musically i have a ton of different ways, some of my stuff is kinda industrial sounding so i'd lay down a good drum beat w/ synth then mess around till i find the perfect riff for it, sometimes i play w/ just a drum machine going till i find a good riff or passage, sometimes i'll just play d!ck around till i find something that catches my ear and play it several times to remember it...... lyrically i write tons of poetry then i filter out all the cr@p parts and stitch all the good parts together to make a song, it's not usually extremely coherent in structure (like theres not a specific story being told) but it sounds good and from there i try the lyrical idea w/ all my songs, sometimes i'll take a pre-existing song i've written and just go through all my poems and pick out bits and pieces from different things i've written and put them together over 1 song.
#13
For lyrics I sit and listen to hollow by pantera normally and then the words just flow out no problem. Im naturally good with lyrics I guess. As far as songs I either hear the parts in my head and then construct them down on the guitar, or mess around in a scale and then put parts into chords.
#14
For song ideas, I like to sit in a dark room with a guitar and a few lava lamps going, maybe some candles. I'll just sit and play some brooding riffs for awhile and then branch out into some more different ideas and sometimes I'll have the kernel for a new song. Lyrics I'm not good with. I let the singer write those.
#15
complete songs usually come in my head, in the shower, or just walking around. Then I transfer the beat in my head to actual music on the guitar.

I dont really write great music if you sit down and say, OK RIGHT NOW IM GOING TO COMPOSE A SONG. Be in the right mood, and dont force the music out.

if im not making any sense, well.. Lucy in the Sky of Diamonds might have something to do with that
#16
it really depends on the song as to how i go about writing it. i would say most of my songs start with a riff. the riff usually comes from just messing around when im bored. once i have the riff, i work that into a chord progression or another riff. then i take those two parts and try to build any other parts for the song. say my riff is a good intro, then the other riff or progresssion sounds like a good chorus. i then figure out what i need for a verse that works with the two and any other parts i may want. then i structure the song to see how it will flow.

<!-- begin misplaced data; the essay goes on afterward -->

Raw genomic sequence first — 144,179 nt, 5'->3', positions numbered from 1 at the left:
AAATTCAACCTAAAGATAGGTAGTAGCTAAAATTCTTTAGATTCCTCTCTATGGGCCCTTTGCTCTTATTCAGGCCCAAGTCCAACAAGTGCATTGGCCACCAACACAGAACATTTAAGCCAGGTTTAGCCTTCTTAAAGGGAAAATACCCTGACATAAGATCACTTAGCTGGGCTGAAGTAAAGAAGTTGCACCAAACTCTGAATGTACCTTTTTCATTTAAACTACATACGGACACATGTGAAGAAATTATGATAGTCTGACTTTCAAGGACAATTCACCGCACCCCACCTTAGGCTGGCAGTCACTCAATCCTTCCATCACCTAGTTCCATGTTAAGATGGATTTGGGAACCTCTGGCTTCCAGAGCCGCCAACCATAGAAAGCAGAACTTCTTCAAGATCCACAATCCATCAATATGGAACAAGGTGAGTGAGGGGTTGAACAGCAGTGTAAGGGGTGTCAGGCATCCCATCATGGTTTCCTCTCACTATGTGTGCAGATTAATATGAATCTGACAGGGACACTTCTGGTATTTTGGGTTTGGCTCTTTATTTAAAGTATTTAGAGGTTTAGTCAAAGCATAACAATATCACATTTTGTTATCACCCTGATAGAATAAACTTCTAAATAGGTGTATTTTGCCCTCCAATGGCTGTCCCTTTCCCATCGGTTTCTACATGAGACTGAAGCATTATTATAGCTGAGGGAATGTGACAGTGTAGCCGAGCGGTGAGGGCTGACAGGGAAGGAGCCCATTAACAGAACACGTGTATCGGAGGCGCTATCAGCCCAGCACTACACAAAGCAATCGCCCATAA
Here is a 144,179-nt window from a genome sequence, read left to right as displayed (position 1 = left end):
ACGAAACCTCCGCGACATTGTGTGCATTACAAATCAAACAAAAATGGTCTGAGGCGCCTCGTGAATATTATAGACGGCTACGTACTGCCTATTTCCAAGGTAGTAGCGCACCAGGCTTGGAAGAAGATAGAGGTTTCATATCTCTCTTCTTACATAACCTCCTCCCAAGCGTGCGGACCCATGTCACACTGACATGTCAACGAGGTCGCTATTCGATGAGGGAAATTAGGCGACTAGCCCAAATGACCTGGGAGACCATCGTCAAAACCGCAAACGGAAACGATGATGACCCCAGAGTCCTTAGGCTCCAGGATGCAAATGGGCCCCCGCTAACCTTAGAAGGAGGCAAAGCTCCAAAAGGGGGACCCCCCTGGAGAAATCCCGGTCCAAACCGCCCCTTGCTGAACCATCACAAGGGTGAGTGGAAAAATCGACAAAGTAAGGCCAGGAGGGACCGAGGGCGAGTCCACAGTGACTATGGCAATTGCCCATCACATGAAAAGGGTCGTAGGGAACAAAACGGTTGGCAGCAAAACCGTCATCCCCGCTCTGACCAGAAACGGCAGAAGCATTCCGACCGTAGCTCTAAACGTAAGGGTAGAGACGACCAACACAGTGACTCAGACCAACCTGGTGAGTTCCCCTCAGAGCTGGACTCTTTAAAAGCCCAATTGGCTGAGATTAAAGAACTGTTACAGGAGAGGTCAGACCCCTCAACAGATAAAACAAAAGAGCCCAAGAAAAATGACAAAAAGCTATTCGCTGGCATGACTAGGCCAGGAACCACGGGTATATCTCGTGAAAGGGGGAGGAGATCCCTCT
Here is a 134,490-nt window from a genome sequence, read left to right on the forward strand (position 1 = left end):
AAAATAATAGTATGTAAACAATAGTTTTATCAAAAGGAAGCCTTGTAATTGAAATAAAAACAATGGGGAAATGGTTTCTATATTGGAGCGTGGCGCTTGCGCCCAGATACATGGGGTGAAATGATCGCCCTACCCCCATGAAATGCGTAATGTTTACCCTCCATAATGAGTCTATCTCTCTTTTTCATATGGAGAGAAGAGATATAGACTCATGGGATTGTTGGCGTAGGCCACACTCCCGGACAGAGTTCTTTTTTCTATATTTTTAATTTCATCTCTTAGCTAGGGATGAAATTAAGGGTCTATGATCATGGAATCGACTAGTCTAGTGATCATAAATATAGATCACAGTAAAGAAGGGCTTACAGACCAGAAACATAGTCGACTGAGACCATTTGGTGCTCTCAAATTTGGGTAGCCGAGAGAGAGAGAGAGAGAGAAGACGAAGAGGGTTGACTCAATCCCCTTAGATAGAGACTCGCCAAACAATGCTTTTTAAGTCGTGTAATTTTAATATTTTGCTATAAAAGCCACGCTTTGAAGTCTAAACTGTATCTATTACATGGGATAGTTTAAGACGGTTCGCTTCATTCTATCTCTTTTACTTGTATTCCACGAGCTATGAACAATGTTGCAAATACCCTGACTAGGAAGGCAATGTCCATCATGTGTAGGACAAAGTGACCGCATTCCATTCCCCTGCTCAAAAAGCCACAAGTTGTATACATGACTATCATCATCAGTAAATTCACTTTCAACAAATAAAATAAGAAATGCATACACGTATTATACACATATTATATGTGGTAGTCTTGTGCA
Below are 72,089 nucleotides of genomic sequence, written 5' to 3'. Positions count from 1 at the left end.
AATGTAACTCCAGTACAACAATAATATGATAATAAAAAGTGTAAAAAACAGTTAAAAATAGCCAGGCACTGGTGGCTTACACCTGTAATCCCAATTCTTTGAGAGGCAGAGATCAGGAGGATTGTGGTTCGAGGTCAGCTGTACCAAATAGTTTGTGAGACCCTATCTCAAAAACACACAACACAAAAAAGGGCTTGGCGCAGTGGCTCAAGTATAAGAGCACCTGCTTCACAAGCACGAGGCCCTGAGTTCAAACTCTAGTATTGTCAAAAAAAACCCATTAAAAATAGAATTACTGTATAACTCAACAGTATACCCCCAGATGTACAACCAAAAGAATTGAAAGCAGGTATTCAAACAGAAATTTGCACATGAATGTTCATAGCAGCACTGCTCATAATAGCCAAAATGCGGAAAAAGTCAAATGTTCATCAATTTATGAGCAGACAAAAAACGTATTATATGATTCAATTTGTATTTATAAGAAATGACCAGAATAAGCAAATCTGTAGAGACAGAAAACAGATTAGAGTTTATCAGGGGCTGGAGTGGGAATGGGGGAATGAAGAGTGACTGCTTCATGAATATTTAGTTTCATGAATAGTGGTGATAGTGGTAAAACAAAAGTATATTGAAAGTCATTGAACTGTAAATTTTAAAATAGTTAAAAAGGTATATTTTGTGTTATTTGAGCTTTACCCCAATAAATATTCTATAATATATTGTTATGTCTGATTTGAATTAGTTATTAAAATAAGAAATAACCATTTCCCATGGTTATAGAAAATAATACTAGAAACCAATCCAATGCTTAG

other times i come to the table with an idea of how i want the song to sound and go. like during the school year i started this song where i wanted this very slow beginning with some slow solos over keyboards in a pink floyd kinda sound, then have it build to a full on rock your socks off kinda thing. so i take that idea and work on the beginning, and go from there. for me this way gives songs i like better, but it doesnt come as easy.

another way ive been doing this summer is to start with stuff my brother gives me. he plays bass and sometimes comes up with interesting stuff. i then work off the basslines to see what i can come up with. same thing goes with other starting points as well. like i sometimes start with some lyrics and a good vocal melody and work from there, or a friend has a guitar part that i can use as a starting point to add to.


lyriclly, i havent done much recently. i often write things down when if wake up in the middle of the night, and thats when my ideas seem to come best. its best to start simple and try not to do too much. like if you want to have really deep metaphors, dont worry about rhyming too much. if you want to have a strict rhyme scheme, then keep the imagery simpler. if i try to do too much, i lose everything because it all becomes too jumbled. lyrics for me just kinda start coming, but unfortunatly i never get a whole song. which is why i then come back to stuff later and work on it to add more depth and length. sometimes it ruins it by forcing it, but once you start doing it you learn how to not make it forced. or at least i sorta have.
#17
Quote by SethMegadefan
I just remembered something; did you guys know that Ronnie Van Zant from Skynyrd would never write out lyrics? He'd just have the band play over and over again and he would keep coming up with lyrics off the top of his head? I don't know, I just thought of that now. Might be a cool thing to try.

That's cool. Good practice for the band too
#18
Most of my licks are on accident, or I will just start playing something randomly, that i like. Then i work on backing guitars, and depending if im in a band or not, the bass and drums( I obviously don't want to steal someone else's job)